A major transition is underway in the technology stack. In the life cycle of the software industry, new solutions typically come from startups and small companies as opposed to large companies. We see this happening again today in India where the small, nimble startups are shifting their business to create SaaS solutions. Even so, some startups are dramatically more successful than others, due in large part to two enablers.

Read the Complete article at Sandhill.com

And You thought Friday was just a Day of the Week…

What happens when six engineers with cushy corporate jobs decide to invest? And that too in a Whiteboard and an imported Smartphone. Yes, they grow up into mobile entrepreneurs creating android apps that millions the World over love. If you are reading this on an Android device, quickly search for “Friday” on the Play Store.

Today, we hear their story in an interview with the Chief Executive of DexetraNarayan Babu.

ProductNation: Welcome to Product Nation. We are really looking forward to hear your story. So please share all the excitement and emotion that you have gone through in your journey as a product entrepreneur.
Narayan: I was mentored by my Dad. My father used to be a CDAC Scientist (it was called ER&DCI then) and a member of the team that created Param – The First Supercomputer from India. So, Binary and Boolean Logic all came to me at an early age.

When I came into college after school, I realized that I could do technical stuff well. I could code and program, but I had no people skills for a startup. But I always wanted to do a startup like my father. So this startup was always playing at the back of my mind. While at college, I did create a portfolio of websites and apps (they were called applications then) but never made money as I hesitated to ask.

After college, I joined Bosch as an engineer. Bosch had an amazing culture and it gave me a nice view of the Corporate World. But it is a great place for the 9 to 6 crowd. The only problem – I did not find the work challenging enough. In three years at Bosch, I also found a good team. And it dawned on us that we better do something before growing old. So I pulled in two hackers from my college and two others from Bosch.

At that point in time, there was no idea. But we were all excited about doing a startup. So we began thinking, what to do?

Luckily, at that time Android was just announced. Incidentally, I was working on the WinCE and few other mobile platforms at Bosch. The platform was unwieldy and so I began experimenting with Android. The Android interface and features were just fascinating. At that time, Google conducted the android app developer contest and giving away US $ 100,000 as prize. We could not participate in the first edition, but it was a fascinating entry into the world of apps. We saw very simple apps being awarded US $ 50k and US $ 100k. We found it pretty cool and thought that we should do something around Smartphones.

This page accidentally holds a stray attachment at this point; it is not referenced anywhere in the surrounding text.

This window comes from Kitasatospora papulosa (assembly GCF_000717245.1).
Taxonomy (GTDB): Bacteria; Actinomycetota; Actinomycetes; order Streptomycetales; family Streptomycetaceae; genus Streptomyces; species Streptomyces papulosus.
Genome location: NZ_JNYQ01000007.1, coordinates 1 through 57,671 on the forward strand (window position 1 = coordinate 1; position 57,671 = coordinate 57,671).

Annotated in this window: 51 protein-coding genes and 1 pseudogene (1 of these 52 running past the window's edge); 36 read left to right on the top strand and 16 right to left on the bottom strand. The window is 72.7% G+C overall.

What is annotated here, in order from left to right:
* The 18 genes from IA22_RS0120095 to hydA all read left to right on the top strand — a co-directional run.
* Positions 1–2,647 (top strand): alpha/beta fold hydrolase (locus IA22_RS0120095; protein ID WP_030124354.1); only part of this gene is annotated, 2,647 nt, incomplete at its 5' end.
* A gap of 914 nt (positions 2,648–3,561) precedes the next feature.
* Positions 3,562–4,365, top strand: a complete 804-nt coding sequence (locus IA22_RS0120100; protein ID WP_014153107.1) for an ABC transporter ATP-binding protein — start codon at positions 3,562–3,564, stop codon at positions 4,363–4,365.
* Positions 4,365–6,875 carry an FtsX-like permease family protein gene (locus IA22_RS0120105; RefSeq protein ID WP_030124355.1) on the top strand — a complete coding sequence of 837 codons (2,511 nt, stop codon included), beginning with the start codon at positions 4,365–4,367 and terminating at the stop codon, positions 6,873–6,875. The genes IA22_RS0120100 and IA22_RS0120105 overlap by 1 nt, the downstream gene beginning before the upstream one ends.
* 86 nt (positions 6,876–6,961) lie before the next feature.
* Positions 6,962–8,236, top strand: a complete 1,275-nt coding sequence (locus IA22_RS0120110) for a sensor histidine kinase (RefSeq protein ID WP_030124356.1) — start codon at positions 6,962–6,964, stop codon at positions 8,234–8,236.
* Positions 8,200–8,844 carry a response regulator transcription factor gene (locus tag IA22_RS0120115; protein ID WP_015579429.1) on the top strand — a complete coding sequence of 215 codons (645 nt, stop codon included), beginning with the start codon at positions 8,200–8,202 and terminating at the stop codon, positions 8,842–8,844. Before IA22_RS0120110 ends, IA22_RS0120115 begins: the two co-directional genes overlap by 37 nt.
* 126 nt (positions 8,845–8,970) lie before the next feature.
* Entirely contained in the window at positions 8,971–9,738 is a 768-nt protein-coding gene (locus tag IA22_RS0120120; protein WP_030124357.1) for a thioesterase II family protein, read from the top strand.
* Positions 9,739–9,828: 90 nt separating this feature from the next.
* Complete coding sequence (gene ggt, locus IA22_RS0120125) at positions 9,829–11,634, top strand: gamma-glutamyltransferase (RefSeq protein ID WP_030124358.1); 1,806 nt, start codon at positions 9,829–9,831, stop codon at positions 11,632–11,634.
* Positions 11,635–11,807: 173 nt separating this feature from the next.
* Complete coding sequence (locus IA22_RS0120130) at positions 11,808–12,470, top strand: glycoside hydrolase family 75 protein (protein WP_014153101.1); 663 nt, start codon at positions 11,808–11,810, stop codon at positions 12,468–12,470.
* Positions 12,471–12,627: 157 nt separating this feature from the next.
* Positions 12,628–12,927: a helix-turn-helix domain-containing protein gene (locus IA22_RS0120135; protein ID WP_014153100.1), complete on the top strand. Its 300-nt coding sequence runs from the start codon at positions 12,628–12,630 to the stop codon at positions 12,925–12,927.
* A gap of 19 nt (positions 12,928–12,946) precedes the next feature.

Our first investment was in a Whiteboard, to brainstorm what all could be done on a smartphone. So, we listed down all the features of the smartphone and we realized that there were 7 – 8 data point sensors on a smartphone compared to almost no features in a desktop computer. And then in an “Aha” moment we thought we could do something using all those sensors – A diary of one’s life maybe. We really went crazy with the possibilities. Crazy because at that moment neither we had any smartphone nor there was any android phone available in the market.

Coming back to our senses, we decided to create a basic version and participate in the next Google App Developer contest. We only had a month and we were able to put together a crude version of it, and eventually we didn’t submit our app. When the winners were announced, we saw that most of the apps were very basic and not as grand as what we were thinking. This made us think if our idea was too grandiose. But, we worked on it and after two months of effort, we felt that we could pull it off.

ProductNation: What was the name you gave to this initial app?

Narayan:
 First, we called it Chrone (for chronology) and then owing to the confusion with the Google product, we called it “Instinct”.

ProductNation: Ok. Please continue
Narayan: So, it was end of 2009 and we got our first android phone. It was an HTC phone with a 3.5 inch screen – a rare feature then. We ordered it from the US and specially took leave from office to receive the courier. And when tried running our app on it, it crashed. That is when we realized that emulator and the phone were different. So we had to work on the app, again.